Ramsey Lewis, a Chicago-born and -based pianist whose successful early career in jazz led him to surprising pop stardom, died September 12 at his Chicago home. He was 87.
His death was announced by his manager, Brett Steele. His son, Bobby Lewis, told the Associated Press that his father had passed away peacefully in his sleep.
Lewis initially established himself in music with a softer-toned “cool” sound reminiscent of the Modern Jazz Quartet or Chico Hamilton—an approach exemplified by the title of his 1956 debut recording, Ramsey Lewis and His Gentle-Men of Swing. That changed when “The In Crowd,” the Lewis trio’s instrumental cover of a pop-soul hit, was issued in summer 1965. The record surpassed its source material, reaching No. 5 on the Billboard Hot 100 and propelling the trio to such fame that its other two members, bassist Eldee Young and drummer Isaac “Red” Holt, were able to maintain a high pop profile even after separating from Lewis.
The pianist, meanwhile, became a bona fide star, scoring three more hits (two with Young and Holt, one without) over the next year and continuing to pursue crossover success. He achieved it again with 1974’s Sun Goddess, a jazz fusion album featuring members of Earth, Wind & Fire that peaked at No. 12 on the album chart. Lewis continued to record, write, and perform for the rest of his life, becoming an accomplished composer in later years. However, he never stopped playing “The In Crowd” to appreciative audiences around the world.
“It was never a millstone,” he said of the song in a 2015 interview. “It doesn’t sound anything like the record anymore when we play it. But yes, it reminds me of the good times—when I was able to pay my bills on time.”
In addition, Lewis was a longtime radio broadcaster, the host of the syndicated weekly show Legends of Jazz (which became a limited-run public television series in 2006) and The Ramsey Lewis Morning Show, which ran nationwide on the Smooth Jazz Network. He was also noted for his activities in jazz advocacy: He was artistic director of Jazz at Ravinia, where he helped organize the Chicago music festival’s Jazz Mentor program, and the founder of the Ramsey Lewis Foundation, which brought music education to underprivileged youth.
Ramsey Emmanuel Lewis Jr. was born May 27, 1935 in Chicago to Ramsey Sr., a laborer and choir director at Zion Hill Baptist Church, and Pauline Lewis, a housewife. When he was a child, his family moved into the notorious Cabrini-Green housing project, where he grew up. He began playing piano at the age of four, spending many years concentrating on the classical repertoire and the gospel music in which he accompanied his father’s choir—but his father also loved jazz, which informed his son’s ultimate musical choice. He performed in local bands, including the classical vocal ensemble the Knights of Music and the jazz band the Clefs, before graduating from Wells High School in 1954.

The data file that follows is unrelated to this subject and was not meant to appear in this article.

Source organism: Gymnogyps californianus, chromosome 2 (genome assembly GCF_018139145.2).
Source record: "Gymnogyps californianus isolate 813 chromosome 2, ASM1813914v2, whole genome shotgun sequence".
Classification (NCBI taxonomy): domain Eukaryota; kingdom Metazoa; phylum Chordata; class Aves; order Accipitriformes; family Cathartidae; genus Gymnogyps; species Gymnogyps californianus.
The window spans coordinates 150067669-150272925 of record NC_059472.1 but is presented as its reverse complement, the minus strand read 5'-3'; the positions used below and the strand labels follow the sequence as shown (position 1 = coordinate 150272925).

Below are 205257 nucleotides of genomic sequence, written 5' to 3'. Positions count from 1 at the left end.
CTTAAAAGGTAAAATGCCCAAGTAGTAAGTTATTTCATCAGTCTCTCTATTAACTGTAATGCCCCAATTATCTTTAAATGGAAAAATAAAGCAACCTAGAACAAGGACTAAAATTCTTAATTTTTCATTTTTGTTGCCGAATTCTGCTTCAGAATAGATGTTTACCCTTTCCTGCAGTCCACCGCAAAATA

Lewis began attending Chicago Musical College that fall, aspiring to become a concert pianist, but he got married (to Geraldine Taylor) while he was still 18 and dropped out to work at a record store and play piano and organ at Zion Hill. Then, in 1955, Lewis formed his eponymous trio with Young and Holt. While the trio bore his name, it was actually a leaderless collective for its first decade. Initially the band was a weekend-only affair, something they did for a few extra dollars apart from their day jobs. However, Holmes “Daddy-O” Daylie, a disc jockey at WAIT radio, was impressed with their sound and recommended them to Chess Records owners Leonard and Phil Chess, who signed the Lewis trio to their new jazz subsidiary Argo Records.
In May 1965, while playing at the Bohemian Caverns in Washington, DC, the Lewis trio made a spur-of-the-moment choice to play their own arrangement of “The In Crowd,” then a jukebox hit for Dobie Gray. (Lewis had first heard the song at breakfast that morning.) The crowd responded feverishly, and a recording of the tune soon began receiving commercial airplay. Argo pressed it as a single and it became a massive hit, enough so that it would later become a staple of the oldies radio format. It also won the trio a Grammy Award.
“The In Crowd” reset Lewis’ career trajectory. Later that year the trio would release two other singles, covers of the McCoys’ “Hang on Sloopy” and the Beatles’ “A Hard Day’s Night.” Although both would become hits, the trio disbanded, with Lewis forming a new self-named trio to continue his pop-jazz pursuits. Another single, “Wade in the Water,” became a hit in 1966. He won two more Grammys but would not have another major pop success until Sun Goddess in 1974. (The drummer on that album, Earth, Wind & Fire founder Maurice White, had previously been Red Holt’s replacement in Lewis’ trio.)
Now fully electric, Lewis continued scoring jazz and soul hits, both major and modest, into the 1980s. In the 1990s he formed the smooth-jazz ensemble Urban Knights, but also began turning back toward traditional acoustic jazz, collaborating regularly with Dr. Billy Taylor and with Nancy Wilson. He became artistic director of Ravinia Jazz in 1993, and under those auspices was commissioned to compose two long-form pieces: To Know Hera piece for the Joffrey Ballet, and Proclamation of Hope, in celebration of Abraham Lincoln’s bicentennial. He also recorded a highly acclaimed collection of original compositions, Songs from the Heart: Ramsey Plays Ramseyin 2009. He received the NEA Jazz Masters Fellowship in 2007.
Lewis was predeceased by two sons, Ramsey Lewis III and Kevyn Lewis. He is survived by his second wife Janet Lewis (his marriage to Geraldine Taylor ended in divorce in 1989); his daughters Denise Jeffries and Dawn Allain; his sons Kendall, Frayne, and Bobby Lewis; and a number of grandchildren and great-grandchildren.
At Home: Ramsey Lewis (May 2002)